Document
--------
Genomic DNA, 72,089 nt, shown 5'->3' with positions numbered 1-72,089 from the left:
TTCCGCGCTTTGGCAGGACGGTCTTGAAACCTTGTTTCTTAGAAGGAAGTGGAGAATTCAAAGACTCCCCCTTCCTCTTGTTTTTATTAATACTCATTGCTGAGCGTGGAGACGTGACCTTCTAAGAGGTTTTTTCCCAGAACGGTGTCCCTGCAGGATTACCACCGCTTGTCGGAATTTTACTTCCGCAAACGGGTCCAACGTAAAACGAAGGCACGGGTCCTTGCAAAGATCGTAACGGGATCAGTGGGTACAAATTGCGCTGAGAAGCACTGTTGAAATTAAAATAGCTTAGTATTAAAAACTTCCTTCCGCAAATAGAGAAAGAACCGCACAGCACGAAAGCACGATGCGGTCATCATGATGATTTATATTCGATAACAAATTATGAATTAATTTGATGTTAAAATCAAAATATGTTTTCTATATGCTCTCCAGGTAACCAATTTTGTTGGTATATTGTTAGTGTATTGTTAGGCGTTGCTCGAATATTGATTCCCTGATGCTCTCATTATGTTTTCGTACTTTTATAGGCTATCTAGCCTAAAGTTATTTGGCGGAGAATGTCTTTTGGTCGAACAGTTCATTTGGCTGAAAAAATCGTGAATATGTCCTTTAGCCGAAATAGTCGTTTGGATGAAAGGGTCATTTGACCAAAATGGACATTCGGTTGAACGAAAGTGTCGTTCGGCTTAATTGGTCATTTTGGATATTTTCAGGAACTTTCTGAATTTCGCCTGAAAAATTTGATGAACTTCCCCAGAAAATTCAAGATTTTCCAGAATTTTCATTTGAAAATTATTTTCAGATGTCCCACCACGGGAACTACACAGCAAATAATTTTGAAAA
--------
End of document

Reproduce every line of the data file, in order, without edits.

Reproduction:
Genomic DNA, 72,089 nt, shown 5'->3' with positions numbered 1-72,089 from the left:
TTCCGCGCTTTGGCAGGACGGTCTTGAAACCTTGTTTCTTAGAAGGAAGTGGAGAATTCAAAGACTCCCCCTTCCTCTTGTTTTTATTAATACTCATTGCTGAGCGTGGAGACGTGACCTTCTAAGAGGTTTTTTCCCAGAACGGTGTCCCTGCAGGATTACCACCGCTTGTCGGAATTTTACTTCCGCAAACGGGTCCAACGTAAAACGAAGGCACGGGTCCTTGCAAAGATCGTAACGGGATCAGTGGGTACAAATTGCGCTGAGAAGCACTGTTGAAATTAAAATAGCTTAGTATTAAAAACTTCCTTCCGCAAATAGAGAAAGAACCGCACAGCACGAAAGCACGATGCGGTCATCATGATGATTTATATTCGATAACAAATTATGAATTAATTTGATGTTAAAATCAAAATATGTTTTCTATATGCTCTCCAGGTAACCAATTTTGTTGGTATATTGTTAGTGTATTGTTAGGCGTTGCTCGAATATTGATTCCCTGATGCTCTCATTATGTTTTCGTACTTTTATAGGCTATCTAGCCTAAAGTTATTTGGCGGAGAATGTCTTTTGGTCGAACAGTTCATTTGGCTGAAAAAATCGTGAATATGTCCTTTAGCCGAAATAGTCGTTTGGATGAAAGGGTCATTTGACCAAAATGGACATTCGGTTGAACGAAAGTGTCGTTCGGCTTAATTGGTCATTTTGGATATTTTCAGGAACTTTCTGAATTTCGCCTGAAAAATTTGATGAACTTCCCCAGAAAATTCAAGATTTTCCAGAATTTTCATTTGAAAATTATTTTCAGATGTCCCACCACGGGAACTACACAGCAAATAATTTTGAAAA